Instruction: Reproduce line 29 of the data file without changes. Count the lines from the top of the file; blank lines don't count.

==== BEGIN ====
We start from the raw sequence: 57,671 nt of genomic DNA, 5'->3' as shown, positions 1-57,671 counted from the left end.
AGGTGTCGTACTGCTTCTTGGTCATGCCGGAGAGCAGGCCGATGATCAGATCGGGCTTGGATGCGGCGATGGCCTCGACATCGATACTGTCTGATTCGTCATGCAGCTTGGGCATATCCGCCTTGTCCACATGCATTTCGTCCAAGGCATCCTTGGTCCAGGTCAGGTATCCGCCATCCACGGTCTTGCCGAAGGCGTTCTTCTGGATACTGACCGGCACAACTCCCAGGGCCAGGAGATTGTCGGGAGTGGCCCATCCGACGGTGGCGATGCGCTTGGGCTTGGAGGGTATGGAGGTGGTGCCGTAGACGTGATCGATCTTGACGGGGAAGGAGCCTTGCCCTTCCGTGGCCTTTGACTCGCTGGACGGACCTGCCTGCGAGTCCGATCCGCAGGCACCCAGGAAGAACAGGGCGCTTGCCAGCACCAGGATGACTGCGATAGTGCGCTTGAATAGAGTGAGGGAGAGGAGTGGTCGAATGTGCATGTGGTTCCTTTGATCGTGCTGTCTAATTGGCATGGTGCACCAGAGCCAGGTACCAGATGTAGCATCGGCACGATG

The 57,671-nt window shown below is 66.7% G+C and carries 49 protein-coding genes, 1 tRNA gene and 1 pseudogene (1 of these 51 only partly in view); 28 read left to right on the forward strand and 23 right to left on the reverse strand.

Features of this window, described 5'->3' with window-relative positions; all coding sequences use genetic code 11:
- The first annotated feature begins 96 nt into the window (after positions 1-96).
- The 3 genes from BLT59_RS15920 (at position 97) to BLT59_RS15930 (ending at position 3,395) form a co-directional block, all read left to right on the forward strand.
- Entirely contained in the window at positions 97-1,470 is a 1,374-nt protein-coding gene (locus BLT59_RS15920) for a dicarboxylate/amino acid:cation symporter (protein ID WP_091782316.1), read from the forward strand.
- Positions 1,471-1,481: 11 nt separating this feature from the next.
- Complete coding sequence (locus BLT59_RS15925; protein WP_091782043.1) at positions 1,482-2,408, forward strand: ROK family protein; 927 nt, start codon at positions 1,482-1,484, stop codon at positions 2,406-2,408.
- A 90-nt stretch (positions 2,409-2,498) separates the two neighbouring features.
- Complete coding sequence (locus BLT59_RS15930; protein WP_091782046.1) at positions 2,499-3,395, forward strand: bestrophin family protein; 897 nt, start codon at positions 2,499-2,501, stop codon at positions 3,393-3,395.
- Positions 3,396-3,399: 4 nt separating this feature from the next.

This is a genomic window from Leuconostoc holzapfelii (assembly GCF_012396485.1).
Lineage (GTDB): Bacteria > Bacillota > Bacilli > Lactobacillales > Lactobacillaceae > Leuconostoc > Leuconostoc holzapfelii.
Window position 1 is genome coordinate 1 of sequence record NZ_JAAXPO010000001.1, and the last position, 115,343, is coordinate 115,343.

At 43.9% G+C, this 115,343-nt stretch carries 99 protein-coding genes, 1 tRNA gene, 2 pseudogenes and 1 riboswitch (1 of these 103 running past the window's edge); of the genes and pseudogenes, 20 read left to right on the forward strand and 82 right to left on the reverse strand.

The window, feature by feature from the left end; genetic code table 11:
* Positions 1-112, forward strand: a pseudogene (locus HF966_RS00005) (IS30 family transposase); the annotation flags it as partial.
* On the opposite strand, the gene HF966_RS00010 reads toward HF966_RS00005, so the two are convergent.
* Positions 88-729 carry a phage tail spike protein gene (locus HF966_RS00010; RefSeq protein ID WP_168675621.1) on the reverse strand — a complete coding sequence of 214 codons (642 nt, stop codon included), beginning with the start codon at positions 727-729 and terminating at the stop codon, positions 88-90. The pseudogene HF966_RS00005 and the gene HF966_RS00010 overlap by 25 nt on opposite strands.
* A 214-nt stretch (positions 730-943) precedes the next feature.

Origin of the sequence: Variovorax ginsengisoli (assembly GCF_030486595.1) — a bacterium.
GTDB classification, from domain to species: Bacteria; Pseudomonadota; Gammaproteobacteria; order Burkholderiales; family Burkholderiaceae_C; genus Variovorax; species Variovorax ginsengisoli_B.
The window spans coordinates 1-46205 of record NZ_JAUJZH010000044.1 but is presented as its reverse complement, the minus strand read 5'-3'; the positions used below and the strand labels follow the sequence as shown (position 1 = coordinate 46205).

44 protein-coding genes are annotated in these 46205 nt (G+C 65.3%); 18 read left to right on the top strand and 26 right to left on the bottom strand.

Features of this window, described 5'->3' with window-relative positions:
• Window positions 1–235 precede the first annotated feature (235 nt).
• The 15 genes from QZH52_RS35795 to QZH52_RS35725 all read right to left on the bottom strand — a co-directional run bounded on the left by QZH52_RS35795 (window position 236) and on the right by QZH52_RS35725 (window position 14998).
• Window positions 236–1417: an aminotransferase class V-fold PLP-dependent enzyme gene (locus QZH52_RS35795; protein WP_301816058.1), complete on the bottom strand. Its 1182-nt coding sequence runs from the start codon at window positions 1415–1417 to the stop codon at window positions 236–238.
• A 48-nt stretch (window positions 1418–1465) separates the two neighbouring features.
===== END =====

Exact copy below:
• Window positions 236–1417: an aminotransferase class V-fold PLP-dependent enzyme gene (locus QZH52_RS35795; protein WP_301816058.1), complete on the bottom strand. Its 1182-nt coding sequence runs from the start codon at window positions 1415–1417 to the stop codon at window positions 236–238.